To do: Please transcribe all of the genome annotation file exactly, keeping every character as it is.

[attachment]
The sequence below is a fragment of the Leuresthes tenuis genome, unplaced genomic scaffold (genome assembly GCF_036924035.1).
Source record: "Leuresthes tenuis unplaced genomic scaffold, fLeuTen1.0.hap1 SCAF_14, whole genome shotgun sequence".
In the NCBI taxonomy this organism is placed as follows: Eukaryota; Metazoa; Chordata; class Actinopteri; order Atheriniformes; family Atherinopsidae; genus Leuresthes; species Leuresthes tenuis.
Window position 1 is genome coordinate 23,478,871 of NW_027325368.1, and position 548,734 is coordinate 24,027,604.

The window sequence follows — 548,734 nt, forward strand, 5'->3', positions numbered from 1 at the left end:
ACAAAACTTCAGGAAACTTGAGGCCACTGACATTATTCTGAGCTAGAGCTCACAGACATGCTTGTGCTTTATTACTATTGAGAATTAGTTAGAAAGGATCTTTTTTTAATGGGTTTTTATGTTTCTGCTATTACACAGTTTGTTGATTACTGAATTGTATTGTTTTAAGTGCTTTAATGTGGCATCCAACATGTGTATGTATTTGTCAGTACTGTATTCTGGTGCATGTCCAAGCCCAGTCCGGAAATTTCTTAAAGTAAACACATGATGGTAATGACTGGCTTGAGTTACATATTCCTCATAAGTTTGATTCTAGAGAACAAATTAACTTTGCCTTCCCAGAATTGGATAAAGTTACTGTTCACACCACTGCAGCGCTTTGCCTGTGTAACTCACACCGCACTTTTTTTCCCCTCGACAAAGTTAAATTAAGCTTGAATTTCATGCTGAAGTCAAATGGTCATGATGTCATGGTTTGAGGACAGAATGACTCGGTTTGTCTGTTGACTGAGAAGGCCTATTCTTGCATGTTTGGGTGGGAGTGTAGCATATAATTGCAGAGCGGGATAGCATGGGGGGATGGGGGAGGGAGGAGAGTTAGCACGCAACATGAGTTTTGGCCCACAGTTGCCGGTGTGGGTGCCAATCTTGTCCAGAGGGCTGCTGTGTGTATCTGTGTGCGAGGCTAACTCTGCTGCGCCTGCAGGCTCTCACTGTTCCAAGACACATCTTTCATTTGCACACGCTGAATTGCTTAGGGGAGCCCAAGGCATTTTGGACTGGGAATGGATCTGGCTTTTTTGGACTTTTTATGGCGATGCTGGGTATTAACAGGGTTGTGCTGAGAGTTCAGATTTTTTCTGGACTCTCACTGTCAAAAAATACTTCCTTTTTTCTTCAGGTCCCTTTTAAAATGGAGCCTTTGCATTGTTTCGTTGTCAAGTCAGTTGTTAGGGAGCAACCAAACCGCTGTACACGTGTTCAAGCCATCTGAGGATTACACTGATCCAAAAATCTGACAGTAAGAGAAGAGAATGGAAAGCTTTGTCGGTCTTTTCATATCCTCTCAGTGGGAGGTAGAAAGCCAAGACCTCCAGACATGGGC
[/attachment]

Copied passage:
The sequence below is a fragment of the Leuresthes tenuis genome, unplaced genomic scaffold (genome assembly GCF_036924035.1).
Source record: "Leuresthes tenuis unplaced genomic scaffold, fLeuTen1.0.hap1 SCAF_14, whole genome shotgun sequence".
In the NCBI taxonomy this organism is placed as follows: Eukaryota; Metazoa; Chordata; class Actinopteri; order Atheriniformes; family Atherinopsidae; genus Leuresthes; species Leuresthes tenuis.
Window position 1 is genome coordinate 23,478,871 of NW_027325368.1, and position 548,734 is coordinate 24,027,604.

The window sequence follows — 548,734 nt, forward strand, 5'->3', positions numbered from 1 at the left end:
ACAAAACTTCAGGAAACTTGAGGCCACTGACATTATTCTGAGCTAGAGCTCACAGACATGCTTGTGCTTTATTACTATTGAGAATTAGTTAGAAAGGATCTTTTTTTAATGGGTTTTTATGTTTCTGCTATTACACAGTTTGTTGATTACTGAATTGTATTGTTTTAAGTGCTTTAATGTGGCATCCAACATGTGTATGTATTTGTCAGTACTGTATTCTGGTGCATGTCCAAGCCCAGTCCGGAAATTTCTTAAAGTAAACACATGATGGTAATGACTGGCTTGAGTTACATATTCCTCATAAGTTTGATTCTAGAGAACAAATTAACTTTGCCTTCCCAGAATTGGATAAAGTTACTGTTCACACCACTGCAGCGCTTTGCCTGTGTAACTCACACCGCACTTTTTTTCCCCTCGACAAAGTTAAATTAAGCTTGAATTTCATGCTGAAGTCAAATGGTCATGATGTCATGGTTTGAGGACAGAATGACTCGGTTTGTCTGTTGACTGAGAAGGCCTATTCTTGCATGTTTGGGTGGGAGTGTAGCATATAATTGCAGAGCGGGATAGCATGGGGGGATGGGGGAGGGAGGAGAGTTAGCACGCAACATGAGTTTTGGCCCACAGTTGCCGGTGTGGGTGCCAATCTTGTCCAGAGGGCTGCTGTGTGTATCTGTGTGCGAGGCTAACTCTGCTGCGCCTGCAGGCTCTCACTGTTCCAAGACACATCTTTCATTTGCACACGCTGAATTGCTTAGGGGAGCCCAAGGCATTTTGGACTGGGAATGGATCTGGCTTTTTTGGACTTTTTATGGCGATGCTGGGTATTAACAGGGTTGTGCTGAGAGTTCAGATTTTTTCTGGACTCTCACTGTCAAAAAATACTTCCTTTTTTCTTCAGGTCCCTTTTAAAATGGAGCCTTTGCATTGTTTCGTTGTCAAGTCAGTTGTTAGGGAGCAACCAAACCGCTGTACACGTGTTCAAGCCATCTGAGGATTACACTGATCCAAAAATCTGACAGTAAGAGAAGAGAATGGAAAGCTTTGTCGGTCTTTTCATATCCTCTCAGTGGGAGGTAGAAAGCCAAGACCTCCAGACATGGGC